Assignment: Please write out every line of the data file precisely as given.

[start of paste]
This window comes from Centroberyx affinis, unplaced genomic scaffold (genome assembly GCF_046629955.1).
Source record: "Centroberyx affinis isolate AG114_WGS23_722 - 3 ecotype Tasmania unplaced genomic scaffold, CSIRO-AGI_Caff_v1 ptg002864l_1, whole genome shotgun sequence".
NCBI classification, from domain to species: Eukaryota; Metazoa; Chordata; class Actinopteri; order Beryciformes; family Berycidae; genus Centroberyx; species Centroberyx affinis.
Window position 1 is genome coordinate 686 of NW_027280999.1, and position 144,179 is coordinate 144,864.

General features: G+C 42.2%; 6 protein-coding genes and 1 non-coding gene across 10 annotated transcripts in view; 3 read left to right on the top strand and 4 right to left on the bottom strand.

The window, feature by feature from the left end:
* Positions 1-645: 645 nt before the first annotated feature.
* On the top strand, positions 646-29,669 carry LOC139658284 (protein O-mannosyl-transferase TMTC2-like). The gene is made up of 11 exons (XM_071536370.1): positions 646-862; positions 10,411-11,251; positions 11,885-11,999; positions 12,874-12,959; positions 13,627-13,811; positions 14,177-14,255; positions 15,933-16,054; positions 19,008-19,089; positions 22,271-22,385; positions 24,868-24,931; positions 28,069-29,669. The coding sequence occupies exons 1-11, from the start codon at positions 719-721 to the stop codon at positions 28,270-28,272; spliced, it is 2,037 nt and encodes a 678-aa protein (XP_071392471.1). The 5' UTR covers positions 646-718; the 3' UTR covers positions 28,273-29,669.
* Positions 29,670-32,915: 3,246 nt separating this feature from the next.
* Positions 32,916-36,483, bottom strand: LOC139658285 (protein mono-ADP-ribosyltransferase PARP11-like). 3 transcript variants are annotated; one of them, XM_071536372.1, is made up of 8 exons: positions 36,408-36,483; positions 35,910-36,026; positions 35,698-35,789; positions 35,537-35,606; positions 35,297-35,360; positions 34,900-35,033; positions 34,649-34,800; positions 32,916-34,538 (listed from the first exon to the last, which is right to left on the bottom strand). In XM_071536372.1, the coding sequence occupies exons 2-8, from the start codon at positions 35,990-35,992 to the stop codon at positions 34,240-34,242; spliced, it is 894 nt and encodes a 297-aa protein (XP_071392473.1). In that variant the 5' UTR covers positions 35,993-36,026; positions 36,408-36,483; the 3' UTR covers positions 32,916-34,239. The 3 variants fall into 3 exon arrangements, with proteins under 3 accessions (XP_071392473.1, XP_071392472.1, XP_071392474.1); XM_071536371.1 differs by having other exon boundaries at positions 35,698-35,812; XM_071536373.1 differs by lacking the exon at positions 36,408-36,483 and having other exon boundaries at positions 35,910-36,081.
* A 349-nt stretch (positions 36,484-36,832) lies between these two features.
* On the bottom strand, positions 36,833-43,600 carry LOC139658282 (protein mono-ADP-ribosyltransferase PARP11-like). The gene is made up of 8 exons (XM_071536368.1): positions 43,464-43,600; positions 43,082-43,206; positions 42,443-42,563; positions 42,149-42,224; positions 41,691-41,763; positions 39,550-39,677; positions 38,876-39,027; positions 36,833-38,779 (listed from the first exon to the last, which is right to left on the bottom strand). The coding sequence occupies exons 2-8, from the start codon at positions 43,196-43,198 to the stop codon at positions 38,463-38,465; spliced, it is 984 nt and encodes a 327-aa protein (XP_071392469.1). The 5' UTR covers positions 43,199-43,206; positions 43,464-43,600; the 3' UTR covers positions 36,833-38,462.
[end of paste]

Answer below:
This window comes from Centroberyx affinis, unplaced genomic scaffold (genome assembly GCF_046629955.1).
Source record: "Centroberyx affinis isolate AG114_WGS23_722 - 3 ecotype Tasmania unplaced genomic scaffold, CSIRO-AGI_Caff_v1 ptg002864l_1, whole genome shotgun sequence".
NCBI classification, from domain to species: Eukaryota; Metazoa; Chordata; class Actinopteri; order Beryciformes; family Berycidae; genus Centroberyx; species Centroberyx affinis.
Window position 1 is genome coordinate 686 of NW_027280999.1, and position 144,179 is coordinate 144,864.

General features: G+C 42.2%; 6 protein-coding genes and 1 non-coding gene across 10 annotated transcripts in view; 3 read left to right on the top strand and 4 right to left on the bottom strand.

The window, feature by feature from the left end:
* Positions 1-645: 645 nt before the first annotated feature.
* On the top strand, positions 646-29,669 carry LOC139658284 (protein O-mannosyl-transferase TMTC2-like). The gene is made up of 11 exons (XM_071536370.1): positions 646-862; positions 10,411-11,251; positions 11,885-11,999; positions 12,874-12,959; positions 13,627-13,811; positions 14,177-14,255; positions 15,933-16,054; positions 19,008-19,089; positions 22,271-22,385; positions 24,868-24,931; positions 28,069-29,669. The coding sequence occupies exons 1-11, from the start codon at positions 719-721 to the stop codon at positions 28,270-28,272; spliced, it is 2,037 nt and encodes a 678-aa protein (XP_071392471.1). The 5' UTR covers positions 646-718; the 3' UTR covers positions 28,273-29,669.
* Positions 29,670-32,915: 3,246 nt separating this feature from the next.
* Positions 32,916-36,483, bottom strand: LOC139658285 (protein mono-ADP-ribosyltransferase PARP11-like). 3 transcript variants are annotated; one of them, XM_071536372.1, is made up of 8 exons: positions 36,408-36,483; positions 35,910-36,026; positions 35,698-35,789; positions 35,537-35,606; positions 35,297-35,360; positions 34,900-35,033; positions 34,649-34,800; positions 32,916-34,538 (listed from the first exon to the last, which is right to left on the bottom strand). In XM_071536372.1, the coding sequence occupies exons 2-8, from the start codon at positions 35,990-35,992 to the stop codon at positions 34,240-34,242; spliced, it is 894 nt and encodes a 297-aa protein (XP_071392473.1). In that variant the 5' UTR covers positions 35,993-36,026; positions 36,408-36,483; the 3' UTR covers positions 32,916-34,239. The 3 variants fall into 3 exon arrangements, with proteins under 3 accessions (XP_071392473.1, XP_071392472.1, XP_071392474.1); XM_071536371.1 differs by having other exon boundaries at positions 35,698-35,812; XM_071536373.1 differs by lacking the exon at positions 36,408-36,483 and having other exon boundaries at positions 35,910-36,081.
* A 349-nt stretch (positions 36,484-36,832) lies between these two features.
* On the bottom strand, positions 36,833-43,600 carry LOC139658282 (protein mono-ADP-ribosyltransferase PARP11-like). The gene is made up of 8 exons (XM_071536368.1): positions 43,464-43,600; positions 43,082-43,206; positions 42,443-42,563; positions 42,149-42,224; positions 41,691-41,763; positions 39,550-39,677; positions 38,876-39,027; positions 36,833-38,779 (listed from the first exon to the last, which is right to left on the bottom strand). The coding sequence occupies exons 2-8, from the start codon at positions 43,196-43,198 to the stop codon at positions 38,463-38,465; spliced, it is 984 nt and encodes a 327-aa protein (XP_071392469.1). The 5' UTR covers positions 43,199-43,206; positions 43,464-43,600; the 3' UTR covers positions 36,833-38,462.